It is possible to become a self-taught turkey hunter with time.
A single yelp cut across the field as I sat, anxiously waiting. I was alone on the edge of a tree line, trying to visualize the success of my first solo turkey hunt.
Late to the game, it wasn’t until I neared my 30s that I decided to explore the world of hunting. (Watch Marissa in the film Never Too Late) My cousin welcomed me to join his family for a spring turkey outing. All it took was that one hunt to completely captivate me.
Intrigued by the ability to speak an animal’s language, I focused on learning to track, call, and hunt on my own. To say it was easy and without frustration would be a far cry from the truth. There were many moments I wanted to throw my hands up in exasperation and admit defeat.
Picking a turkey call seemed like a logical place to start. I chose the mouth call, or diaphragm, as my first victim. There is nothing about a mouth call that feels natural. I couldn’t get the piece to stay at the roof of my mouth. I cut the call down, trying to make a better fit. Unfortunately, I cut the edges too short, rendering the call completely useless. Back to the store I went, avoiding eye contact with my usual sales attendant.
After intently watching “how to” videos from experienced hunters, I thought I was ready to give it a try. The sound that came out was atrocious and not from this world. I promptly removed the mouthpiece and stared at it with disgust. Surely it was this call and not my lack of ability. I tried again. The same terrifying noise came out and I set the mouthpiece aside, deciding to work on my box call instead.
The land I was hunting was an area I had never been before. Knowing I needed to find the roost, I snuck down on early mornings with owl calls trying to elicit a shock gobble. When this failed, I walked the property and fortunately stumbled upon tracks. I followed them, taking note of different areas to set up camp.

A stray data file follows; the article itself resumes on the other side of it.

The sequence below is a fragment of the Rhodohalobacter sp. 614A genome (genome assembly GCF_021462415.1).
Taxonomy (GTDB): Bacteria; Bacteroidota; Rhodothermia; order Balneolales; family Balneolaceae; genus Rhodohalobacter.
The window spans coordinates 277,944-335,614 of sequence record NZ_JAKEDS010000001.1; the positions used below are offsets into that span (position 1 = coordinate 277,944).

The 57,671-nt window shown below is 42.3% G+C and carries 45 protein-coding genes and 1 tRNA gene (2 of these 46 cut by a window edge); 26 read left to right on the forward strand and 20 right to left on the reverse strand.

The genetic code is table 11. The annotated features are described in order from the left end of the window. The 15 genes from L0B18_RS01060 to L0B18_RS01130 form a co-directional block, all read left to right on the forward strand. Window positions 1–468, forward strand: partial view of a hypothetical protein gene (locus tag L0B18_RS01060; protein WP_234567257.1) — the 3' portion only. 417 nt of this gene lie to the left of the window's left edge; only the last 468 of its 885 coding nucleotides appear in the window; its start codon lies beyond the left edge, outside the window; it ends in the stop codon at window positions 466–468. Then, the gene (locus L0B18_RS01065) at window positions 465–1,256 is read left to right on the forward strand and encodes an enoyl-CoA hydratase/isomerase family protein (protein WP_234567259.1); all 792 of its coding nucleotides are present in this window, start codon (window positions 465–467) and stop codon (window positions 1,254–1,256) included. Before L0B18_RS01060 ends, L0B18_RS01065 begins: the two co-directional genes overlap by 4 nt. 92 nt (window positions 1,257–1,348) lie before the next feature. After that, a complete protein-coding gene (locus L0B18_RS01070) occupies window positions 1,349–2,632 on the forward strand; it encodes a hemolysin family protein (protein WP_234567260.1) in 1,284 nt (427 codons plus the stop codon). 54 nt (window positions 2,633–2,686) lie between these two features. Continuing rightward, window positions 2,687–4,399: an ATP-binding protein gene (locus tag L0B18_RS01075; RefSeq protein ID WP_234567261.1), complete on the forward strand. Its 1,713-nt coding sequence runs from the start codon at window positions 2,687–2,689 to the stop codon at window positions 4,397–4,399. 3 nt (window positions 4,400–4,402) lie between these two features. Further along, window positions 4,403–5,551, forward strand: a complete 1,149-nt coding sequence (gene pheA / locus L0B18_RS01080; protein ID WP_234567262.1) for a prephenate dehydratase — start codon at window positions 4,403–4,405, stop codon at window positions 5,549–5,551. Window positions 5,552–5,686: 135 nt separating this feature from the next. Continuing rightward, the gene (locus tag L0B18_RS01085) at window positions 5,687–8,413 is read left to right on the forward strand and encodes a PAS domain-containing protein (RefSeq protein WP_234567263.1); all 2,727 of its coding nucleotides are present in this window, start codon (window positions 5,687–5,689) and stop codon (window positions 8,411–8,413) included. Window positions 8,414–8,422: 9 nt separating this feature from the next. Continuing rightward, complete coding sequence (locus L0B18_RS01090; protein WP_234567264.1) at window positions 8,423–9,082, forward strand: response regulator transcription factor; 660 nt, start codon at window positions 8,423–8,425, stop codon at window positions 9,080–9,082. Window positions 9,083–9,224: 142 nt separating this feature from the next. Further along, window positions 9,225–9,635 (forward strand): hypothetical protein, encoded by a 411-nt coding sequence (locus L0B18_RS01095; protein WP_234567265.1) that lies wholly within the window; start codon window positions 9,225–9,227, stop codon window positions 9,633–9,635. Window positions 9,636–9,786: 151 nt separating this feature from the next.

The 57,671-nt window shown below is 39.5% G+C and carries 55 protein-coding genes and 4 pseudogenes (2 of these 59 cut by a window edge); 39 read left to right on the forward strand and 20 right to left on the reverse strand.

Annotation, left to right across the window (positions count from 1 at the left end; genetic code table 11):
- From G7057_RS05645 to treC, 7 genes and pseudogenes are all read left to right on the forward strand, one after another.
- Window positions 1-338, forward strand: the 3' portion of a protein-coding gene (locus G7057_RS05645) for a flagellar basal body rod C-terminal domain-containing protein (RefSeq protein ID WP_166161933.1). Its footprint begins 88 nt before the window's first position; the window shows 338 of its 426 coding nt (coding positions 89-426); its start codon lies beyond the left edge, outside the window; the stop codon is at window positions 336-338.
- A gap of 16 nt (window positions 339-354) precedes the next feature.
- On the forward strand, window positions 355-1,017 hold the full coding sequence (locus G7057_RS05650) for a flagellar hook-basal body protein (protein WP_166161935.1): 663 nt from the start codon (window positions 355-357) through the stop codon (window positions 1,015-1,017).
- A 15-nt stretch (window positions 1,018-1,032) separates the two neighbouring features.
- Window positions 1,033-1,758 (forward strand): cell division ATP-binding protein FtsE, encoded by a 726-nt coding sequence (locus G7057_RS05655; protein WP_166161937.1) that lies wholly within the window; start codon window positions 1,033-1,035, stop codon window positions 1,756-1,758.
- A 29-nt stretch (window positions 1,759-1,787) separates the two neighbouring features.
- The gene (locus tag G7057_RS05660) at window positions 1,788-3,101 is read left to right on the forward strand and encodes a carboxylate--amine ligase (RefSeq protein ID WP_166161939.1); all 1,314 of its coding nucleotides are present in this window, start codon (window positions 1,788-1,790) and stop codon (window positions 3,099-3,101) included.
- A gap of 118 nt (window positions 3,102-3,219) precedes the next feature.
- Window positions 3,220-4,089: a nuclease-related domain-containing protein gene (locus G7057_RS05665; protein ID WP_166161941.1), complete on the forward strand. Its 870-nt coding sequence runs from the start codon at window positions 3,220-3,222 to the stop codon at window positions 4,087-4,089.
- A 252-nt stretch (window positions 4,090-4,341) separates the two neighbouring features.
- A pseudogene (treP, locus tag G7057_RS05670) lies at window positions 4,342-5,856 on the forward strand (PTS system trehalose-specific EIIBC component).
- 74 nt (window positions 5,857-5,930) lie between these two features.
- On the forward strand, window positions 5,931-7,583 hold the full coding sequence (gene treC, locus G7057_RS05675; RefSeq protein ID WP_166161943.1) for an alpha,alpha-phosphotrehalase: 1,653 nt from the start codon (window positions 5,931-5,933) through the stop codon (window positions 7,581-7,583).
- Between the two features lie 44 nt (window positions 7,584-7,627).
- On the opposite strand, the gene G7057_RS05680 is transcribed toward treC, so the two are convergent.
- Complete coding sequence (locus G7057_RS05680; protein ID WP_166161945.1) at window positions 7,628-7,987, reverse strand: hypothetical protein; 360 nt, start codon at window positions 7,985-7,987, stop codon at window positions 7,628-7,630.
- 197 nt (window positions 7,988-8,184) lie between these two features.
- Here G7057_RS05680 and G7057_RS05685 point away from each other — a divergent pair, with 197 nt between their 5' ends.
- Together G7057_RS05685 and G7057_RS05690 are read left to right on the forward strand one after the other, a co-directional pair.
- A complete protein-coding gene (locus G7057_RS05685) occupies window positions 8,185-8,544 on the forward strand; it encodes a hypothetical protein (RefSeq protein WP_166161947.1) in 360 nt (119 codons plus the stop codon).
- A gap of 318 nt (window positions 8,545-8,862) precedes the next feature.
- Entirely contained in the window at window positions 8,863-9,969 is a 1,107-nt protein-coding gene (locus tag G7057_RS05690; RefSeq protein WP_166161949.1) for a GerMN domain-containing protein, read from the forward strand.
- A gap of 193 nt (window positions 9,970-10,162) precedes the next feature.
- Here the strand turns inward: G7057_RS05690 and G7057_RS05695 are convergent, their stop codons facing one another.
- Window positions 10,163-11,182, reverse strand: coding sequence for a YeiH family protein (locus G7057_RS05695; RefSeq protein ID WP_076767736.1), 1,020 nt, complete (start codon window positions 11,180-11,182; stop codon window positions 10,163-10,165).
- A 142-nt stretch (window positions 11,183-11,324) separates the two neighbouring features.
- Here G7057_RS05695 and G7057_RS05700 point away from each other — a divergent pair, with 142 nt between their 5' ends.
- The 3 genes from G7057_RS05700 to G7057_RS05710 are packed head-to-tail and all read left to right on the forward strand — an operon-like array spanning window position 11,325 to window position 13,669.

I lost count how many times I spent in those woods trying for a successful hunt. But every time I went home empty handed, I took a different lesson with me. I learned where the birds weren’t. I learned that hunting in the cold, drizzling rain is miserable without a ground blind. More importantly, I learned how inspiring it is to be out in the woods on your own.
On my next outing, I found a hidden field at the edge of the woods and set up my two lonely turkey decoys. I picked an area nearby that appeared to be a good place to settle down. Unable to shake my nervous excitement, I re-positioned and changed locations several times.
After finally committing myself to a spot, I reached for my mouth call, but came up empty-handed. I knew I had packed it and remembered digging it out earlier. I looked over to where I previously sat and there it lay, squished down in the mud with my boot print decorating it perfectly. Terrific. There was no way I was putting that back in my mouth. Fortunately, my box call was tucked away just for this occasion.
I took a deep breath, let out a series of yelps then sat back. Shortly after, I saw a head pop up over the tall grass across the field. I sat, hoping and praying he would come in. As he came near, I saw he was accompanied by two younger males. Hesitant and anxious, they refused to close the gap to my decoy. The distance wasn’t right and I didn’t feel confident in my shot. They circled, not wanting to come closer and finally departed.
I was heartbroken. I got up and stretched, feeling defeated. Glancing at my watch, I decided to give it another hour. I let out one loud yelp and waited.
He slipped in like a ghost; I never heard him coming. Out of the corner of my eye I spotted a vivid flash of red. My heart leapt into my throat and I was shaking from adrenaline. I couldn’t believe my luck, he was less than ten yards from me. Fully fanned out, locked in on my Jake, I quietly and slowly shouldered my shotgun. I lined up the shot, took a deep, shaky breath and pulled the trigger. Nothing. Wait, nothing?! The gun was loaded, the safety was off, where was my shot?
I slid the chamber open, verified nothing was awry, and prepared the shot again. The chamber loudly slammed closed as I held my breath to see how he would react. The tom nervously glanced in my direction, took a few steps back, then resumed his dance with my decoy. I lined up my shot again. I paused with nervous anticipation. I positioned my finger on the trigger. And then I squeezed.
He dropped as my ears rang with the satisfaction of my first successful solo hunt. I glanced over at him as I was filled with conflicting emotions. He was beautiful, a large tom that any hunter would be thrilled to take, but I also experienced a sadness for the loss of his life.
It was time to gather my things and make the long trek back to the car. As I walked, I felt a longing for another person to celebrate my success with. As I paused to contemplate this, I realized with a grin on my face and a twenty-four-pound Eastern wild turkey slung over my shoulder, this was my moment.
Last modified: April 7, 2020